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by Robert J. Marzano
Table of Contents
For decades, educational researchers, educational practitioners, and the public at large have assumed that socioeconomic status (SES) is one of the best predictors of academic achievement. The Coleman report supported that theory. As explained by Karl White (1982), the Coleman report confirmed for educators what they thought they already knew: “that a strong relationship exists between all kinds of achievement variables and what has come to be known as socioeconomic status (SES)” (p. 46). White also notes that the belief in the strong relationship between SES and student achievement is so pervasive that it has rarely been questioned. To illustrate, consider the following quotes:
The family characteristic that is the most powerful predictor of school performance is socioeconomic status (SES): the higher the SES of the student's family, the higher his academic achievement. This relationship has been documented in countless studies and seems to hold no matter what measure of status is used (occupation of principal bread-winner, family income, parents' education, or some combination of these). (Boocock, 1972, p. 32)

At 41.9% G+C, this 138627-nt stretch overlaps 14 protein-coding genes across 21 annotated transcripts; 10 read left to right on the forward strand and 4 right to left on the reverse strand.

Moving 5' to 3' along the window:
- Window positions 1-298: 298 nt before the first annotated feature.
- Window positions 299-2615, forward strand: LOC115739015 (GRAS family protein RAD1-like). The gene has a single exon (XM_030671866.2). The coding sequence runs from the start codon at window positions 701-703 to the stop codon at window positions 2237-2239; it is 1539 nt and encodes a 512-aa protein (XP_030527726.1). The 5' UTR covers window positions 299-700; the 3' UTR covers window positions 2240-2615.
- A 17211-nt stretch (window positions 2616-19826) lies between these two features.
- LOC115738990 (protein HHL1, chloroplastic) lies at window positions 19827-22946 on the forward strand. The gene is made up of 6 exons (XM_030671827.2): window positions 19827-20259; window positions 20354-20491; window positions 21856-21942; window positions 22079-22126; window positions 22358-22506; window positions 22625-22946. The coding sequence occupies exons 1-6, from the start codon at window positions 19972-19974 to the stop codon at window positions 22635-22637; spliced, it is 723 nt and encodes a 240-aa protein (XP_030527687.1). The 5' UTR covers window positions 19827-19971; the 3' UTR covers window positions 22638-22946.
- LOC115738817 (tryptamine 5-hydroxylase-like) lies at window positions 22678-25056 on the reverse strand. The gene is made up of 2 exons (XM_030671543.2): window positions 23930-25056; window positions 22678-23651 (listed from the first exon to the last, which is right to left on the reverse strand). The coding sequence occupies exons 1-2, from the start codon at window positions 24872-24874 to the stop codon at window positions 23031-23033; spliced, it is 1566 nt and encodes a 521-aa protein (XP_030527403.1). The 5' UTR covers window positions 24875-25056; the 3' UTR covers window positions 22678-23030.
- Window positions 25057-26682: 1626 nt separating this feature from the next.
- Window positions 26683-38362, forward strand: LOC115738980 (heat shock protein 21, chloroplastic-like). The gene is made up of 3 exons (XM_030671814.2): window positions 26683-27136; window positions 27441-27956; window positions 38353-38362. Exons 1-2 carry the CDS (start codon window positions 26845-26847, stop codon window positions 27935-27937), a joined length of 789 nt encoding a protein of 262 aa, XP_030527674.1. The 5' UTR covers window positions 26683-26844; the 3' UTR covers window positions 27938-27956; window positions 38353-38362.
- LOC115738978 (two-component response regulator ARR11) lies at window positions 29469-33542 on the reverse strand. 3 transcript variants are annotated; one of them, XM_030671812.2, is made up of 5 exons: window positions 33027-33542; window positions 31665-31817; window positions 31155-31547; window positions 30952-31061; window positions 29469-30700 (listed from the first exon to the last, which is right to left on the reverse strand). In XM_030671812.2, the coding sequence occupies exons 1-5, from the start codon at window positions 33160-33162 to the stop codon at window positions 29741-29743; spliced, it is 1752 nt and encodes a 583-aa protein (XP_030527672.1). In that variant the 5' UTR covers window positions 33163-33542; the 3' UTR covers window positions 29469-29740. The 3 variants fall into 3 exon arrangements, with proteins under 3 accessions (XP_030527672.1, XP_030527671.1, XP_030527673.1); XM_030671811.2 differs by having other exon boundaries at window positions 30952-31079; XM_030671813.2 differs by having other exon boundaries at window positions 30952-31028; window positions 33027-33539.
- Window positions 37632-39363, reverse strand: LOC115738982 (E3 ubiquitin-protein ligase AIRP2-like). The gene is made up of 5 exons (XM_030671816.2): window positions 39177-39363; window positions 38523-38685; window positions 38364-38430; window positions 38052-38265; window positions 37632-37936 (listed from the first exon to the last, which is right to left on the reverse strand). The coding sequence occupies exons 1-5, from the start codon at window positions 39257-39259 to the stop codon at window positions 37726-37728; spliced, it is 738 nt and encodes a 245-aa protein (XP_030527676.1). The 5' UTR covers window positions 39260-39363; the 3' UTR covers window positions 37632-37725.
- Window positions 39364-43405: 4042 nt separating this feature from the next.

To categorize youth according to the social class position of their parents is to order them on the extent of their participation and degree of success in the American Educational System.This has been so consistently confirmed by research that it can now be regarded as an empirical law....SES predicts grades, achievement and intelligence test scores, retentions at grade level, course failures, truancy, suspensions from school, high school dropouts, plans for college attendance, and total amount of formal schooling. (Charters, 1963, pp. 739–740)
The positive association between school completion, family socioeconomic status, and measured ability is well known. (Welch, 1974, p. 32)
In spite of previous testimonials to the strength of relationship between SES and student achievement, the actual research findings vary widely. Specifically, White notes correlations between SES and student achievement that are as high as 0.80 and as low as 0.10.
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